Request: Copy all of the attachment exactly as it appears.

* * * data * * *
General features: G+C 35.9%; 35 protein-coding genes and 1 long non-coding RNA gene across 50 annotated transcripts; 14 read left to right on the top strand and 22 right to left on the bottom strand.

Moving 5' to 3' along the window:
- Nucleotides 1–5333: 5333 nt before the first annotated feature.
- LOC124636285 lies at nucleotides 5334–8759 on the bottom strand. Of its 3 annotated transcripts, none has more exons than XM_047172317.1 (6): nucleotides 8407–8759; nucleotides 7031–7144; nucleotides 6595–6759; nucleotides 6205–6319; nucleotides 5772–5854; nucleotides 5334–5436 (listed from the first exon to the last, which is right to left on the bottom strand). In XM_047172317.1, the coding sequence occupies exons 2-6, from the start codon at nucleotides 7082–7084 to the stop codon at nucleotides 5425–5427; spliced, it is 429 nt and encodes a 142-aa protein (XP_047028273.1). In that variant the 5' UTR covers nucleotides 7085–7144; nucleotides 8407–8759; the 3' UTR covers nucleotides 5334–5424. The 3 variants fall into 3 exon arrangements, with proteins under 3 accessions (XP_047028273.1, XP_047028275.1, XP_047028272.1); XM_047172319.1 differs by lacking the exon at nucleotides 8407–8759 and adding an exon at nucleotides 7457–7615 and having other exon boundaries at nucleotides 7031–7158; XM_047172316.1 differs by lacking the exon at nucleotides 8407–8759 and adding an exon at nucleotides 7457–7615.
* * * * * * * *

General features: G+C 35.9%; 35 protein-coding genes and 1 long non-coding RNA gene across 50 annotated transcripts; 14 read left to right on the top strand and 22 right to left on the bottom strand.

Moving 5' to 3' along the window:
- Nucleotides 1–5333: 5333 nt before the first annotated feature.
- LOC124636285 lies at nucleotides 5334–8759 on the bottom strand. Of its 3 annotated transcripts, none has more exons than XM_047172317.1 (6): nucleotides 8407–8759; nucleotides 7031–7144; nucleotides 6595–6759; nucleotides 6205–6319; nucleotides 5772–5854; nucleotides 5334–5436 (listed from the first exon to the last, which is right to left on the bottom strand). In XM_047172317.1, the coding sequence occupies exons 2-6, from the start codon at nucleotides 7082–7084 to the stop codon at nucleotides 5425–5427; spliced, it is 429 nt and encodes a 142-aa protein (XP_047028273.1). In that variant the 5' UTR covers nucleotides 7085–7144; nucleotides 8407–8759; the 3' UTR covers nucleotides 5334–5424. The 3 variants fall into 3 exon arrangements, with proteins under 3 accessions (XP_047028273.1, XP_047028275.1, XP_047028272.1); XM_047172319.1 differs by lacking the exon at nucleotides 8407–8759 and adding an exon at nucleotides 7457–7615 and having other exon boundaries at nucleotides 7031–7158; XM_047172316.1 differs by lacking the exon at nucleotides 8407–8759 and adding an exon at nucleotides 7457–7615.